Study says bones found in Pacific island likely belonged to Amelia Earhart

A woman who, according to a new History Channel documentary, is said to resemble pilot Amelia Earhart (C) sitting on the dock is seen in this undated photo taken in the Marshall Islands. Earhart vanished while attempting a round-the-world flight 80 years ago. Courtesy of U.S. National Archives, Records of the Office of Naval Intelligence, Record Group 38, Monograph Files Relating to the Pacific Ocean Area, NAID 68141661/Handout via REUTERS

A new study in forensic anthropology is considering the bones found on a remote island in South Pacific to those of famous pilot Amelia Earhart, who mysteriously disappeared in 1937 while attempting to circumnavigate the globe.

The study titled “Amelia Earhart and the Nikumaroro Bones” was published by the University of Florida. In the report, Richard Jantz, a researcher from the University of Tennessee, re-examined the information gathered from bones found in the Pacific island of Nikumaroro and determined they likely belonged to Earhart.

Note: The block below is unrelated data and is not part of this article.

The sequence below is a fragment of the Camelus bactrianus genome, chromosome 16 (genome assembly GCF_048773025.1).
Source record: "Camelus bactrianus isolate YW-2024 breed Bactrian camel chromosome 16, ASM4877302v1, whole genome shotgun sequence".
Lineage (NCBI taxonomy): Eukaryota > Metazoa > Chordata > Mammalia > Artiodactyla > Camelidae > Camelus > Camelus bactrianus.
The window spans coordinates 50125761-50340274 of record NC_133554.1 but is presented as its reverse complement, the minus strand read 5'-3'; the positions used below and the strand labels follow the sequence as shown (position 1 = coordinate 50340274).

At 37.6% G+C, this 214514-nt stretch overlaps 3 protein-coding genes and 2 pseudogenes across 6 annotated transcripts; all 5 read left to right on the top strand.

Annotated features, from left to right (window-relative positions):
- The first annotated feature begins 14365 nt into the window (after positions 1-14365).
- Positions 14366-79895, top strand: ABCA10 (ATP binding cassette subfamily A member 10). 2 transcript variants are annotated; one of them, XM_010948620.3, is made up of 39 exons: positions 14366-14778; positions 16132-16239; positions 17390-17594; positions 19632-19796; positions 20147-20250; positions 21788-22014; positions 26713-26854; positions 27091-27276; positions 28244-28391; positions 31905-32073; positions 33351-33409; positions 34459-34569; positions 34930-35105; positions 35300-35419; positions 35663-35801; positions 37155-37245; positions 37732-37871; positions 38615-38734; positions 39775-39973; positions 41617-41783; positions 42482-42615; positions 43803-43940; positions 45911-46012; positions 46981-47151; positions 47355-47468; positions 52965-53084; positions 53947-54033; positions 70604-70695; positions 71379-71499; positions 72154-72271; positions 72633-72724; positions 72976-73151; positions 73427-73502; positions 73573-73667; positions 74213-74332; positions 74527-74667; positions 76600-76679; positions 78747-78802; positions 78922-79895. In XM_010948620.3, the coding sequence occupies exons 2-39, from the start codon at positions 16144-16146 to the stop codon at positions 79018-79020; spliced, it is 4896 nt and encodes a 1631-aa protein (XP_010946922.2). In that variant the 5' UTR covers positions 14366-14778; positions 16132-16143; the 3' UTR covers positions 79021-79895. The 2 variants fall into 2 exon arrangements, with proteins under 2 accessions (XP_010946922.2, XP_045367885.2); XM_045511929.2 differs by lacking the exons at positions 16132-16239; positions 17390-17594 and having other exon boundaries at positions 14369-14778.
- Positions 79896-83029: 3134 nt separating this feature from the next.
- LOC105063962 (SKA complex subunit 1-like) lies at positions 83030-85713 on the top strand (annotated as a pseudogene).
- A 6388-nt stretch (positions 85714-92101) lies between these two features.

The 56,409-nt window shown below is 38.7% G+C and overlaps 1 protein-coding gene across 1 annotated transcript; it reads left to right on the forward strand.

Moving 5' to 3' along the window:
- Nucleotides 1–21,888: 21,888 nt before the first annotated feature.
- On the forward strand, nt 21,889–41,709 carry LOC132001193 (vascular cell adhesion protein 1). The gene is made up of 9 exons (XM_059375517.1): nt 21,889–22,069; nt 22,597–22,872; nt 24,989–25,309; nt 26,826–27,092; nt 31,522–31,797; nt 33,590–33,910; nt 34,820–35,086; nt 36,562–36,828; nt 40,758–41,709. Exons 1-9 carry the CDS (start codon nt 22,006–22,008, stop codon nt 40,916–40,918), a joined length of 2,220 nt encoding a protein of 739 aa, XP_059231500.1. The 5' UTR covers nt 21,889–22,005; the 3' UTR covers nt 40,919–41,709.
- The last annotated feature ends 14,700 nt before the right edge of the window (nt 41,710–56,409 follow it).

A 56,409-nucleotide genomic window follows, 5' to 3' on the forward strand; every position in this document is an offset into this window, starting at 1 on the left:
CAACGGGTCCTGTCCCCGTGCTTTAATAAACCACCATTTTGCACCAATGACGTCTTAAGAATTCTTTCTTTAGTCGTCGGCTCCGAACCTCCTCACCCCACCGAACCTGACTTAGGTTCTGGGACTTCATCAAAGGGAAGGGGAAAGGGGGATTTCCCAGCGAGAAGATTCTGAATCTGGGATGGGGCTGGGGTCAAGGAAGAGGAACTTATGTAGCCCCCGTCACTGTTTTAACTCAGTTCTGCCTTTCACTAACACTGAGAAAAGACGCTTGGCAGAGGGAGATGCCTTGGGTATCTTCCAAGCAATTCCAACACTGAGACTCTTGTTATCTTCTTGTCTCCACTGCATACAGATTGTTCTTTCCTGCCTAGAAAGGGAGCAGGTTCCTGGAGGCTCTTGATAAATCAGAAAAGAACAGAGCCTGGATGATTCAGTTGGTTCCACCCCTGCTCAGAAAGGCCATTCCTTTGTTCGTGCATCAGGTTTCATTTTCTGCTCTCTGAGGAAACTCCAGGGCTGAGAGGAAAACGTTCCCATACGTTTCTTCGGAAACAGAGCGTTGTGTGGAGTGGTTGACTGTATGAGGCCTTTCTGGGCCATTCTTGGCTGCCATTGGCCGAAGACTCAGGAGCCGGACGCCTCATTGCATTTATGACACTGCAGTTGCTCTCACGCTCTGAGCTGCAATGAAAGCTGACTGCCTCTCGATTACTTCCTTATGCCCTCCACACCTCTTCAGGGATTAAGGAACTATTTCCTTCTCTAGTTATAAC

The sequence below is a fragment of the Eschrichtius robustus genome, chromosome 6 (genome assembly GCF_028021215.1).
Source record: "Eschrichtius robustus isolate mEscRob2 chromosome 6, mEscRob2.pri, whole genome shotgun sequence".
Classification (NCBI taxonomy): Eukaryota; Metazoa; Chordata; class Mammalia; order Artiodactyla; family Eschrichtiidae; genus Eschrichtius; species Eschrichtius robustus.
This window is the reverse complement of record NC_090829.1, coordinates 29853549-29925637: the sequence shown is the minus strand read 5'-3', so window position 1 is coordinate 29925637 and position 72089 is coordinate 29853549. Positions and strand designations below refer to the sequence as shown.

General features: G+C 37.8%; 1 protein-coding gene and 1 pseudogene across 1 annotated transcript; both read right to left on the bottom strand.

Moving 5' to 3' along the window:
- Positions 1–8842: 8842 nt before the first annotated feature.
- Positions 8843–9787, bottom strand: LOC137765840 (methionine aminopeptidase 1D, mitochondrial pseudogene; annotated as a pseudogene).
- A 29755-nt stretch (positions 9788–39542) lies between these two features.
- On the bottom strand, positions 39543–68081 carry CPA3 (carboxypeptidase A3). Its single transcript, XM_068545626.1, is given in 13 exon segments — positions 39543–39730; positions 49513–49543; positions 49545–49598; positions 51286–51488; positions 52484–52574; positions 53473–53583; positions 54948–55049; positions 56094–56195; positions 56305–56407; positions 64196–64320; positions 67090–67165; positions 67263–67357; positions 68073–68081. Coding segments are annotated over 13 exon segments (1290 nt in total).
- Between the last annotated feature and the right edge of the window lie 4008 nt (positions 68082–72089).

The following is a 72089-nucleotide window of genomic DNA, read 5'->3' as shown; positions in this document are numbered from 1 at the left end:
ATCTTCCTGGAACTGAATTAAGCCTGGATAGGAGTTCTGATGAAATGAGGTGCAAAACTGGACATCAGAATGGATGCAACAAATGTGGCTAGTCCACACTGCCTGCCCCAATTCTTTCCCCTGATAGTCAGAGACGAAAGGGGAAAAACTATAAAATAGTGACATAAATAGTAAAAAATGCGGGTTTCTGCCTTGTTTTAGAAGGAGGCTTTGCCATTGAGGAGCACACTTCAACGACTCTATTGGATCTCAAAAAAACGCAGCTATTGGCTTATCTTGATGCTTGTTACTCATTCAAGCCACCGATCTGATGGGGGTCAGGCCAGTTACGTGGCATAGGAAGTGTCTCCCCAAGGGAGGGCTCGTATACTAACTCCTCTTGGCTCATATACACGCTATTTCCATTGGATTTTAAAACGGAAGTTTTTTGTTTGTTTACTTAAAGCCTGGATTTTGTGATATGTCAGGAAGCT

The bones were found in 1940, three years after the pilot’s disappearance, in the island located 1,800 miles southwest of Hawaii. Initially, it was determined that the bones had belonged to a man.

A British exploration team which explored the island in 1940 found a human skull, a woman’s shoe, a box designed to carry a Brandis Navy Surveying Sextant manufactured in 1918, and a bottle of Benedictine, something that Earhart has been known to carry.

The island exploration team found a total of 13 bones, which were then sent to Fiji and analyzed by Dr. D.W. Hoodless. After studying the bones, he concluded that they belonged to a male.

However, Jantz has challenged this conclusion, arguing that forensic osteology was still in its early stages at the time of the bones’ discovery. In the new study, Jantz employed a modern computer program to compare the recorded information about the bones to Earhart’s height and body stature, which were determined using historical photographs and her pilot’s and driver’s licenses.

The study concluded that the bones remained to a taller-than-average woman of European descent. “This strongly supports the conclusion that the Nikumaroro bones belonged to Amelia Earhart,” said the study.

“Until definitive evidence is presented that the remains are not those of Amelia Earhart,” wrote Jantz, “the most convincing argument is that they are hers.”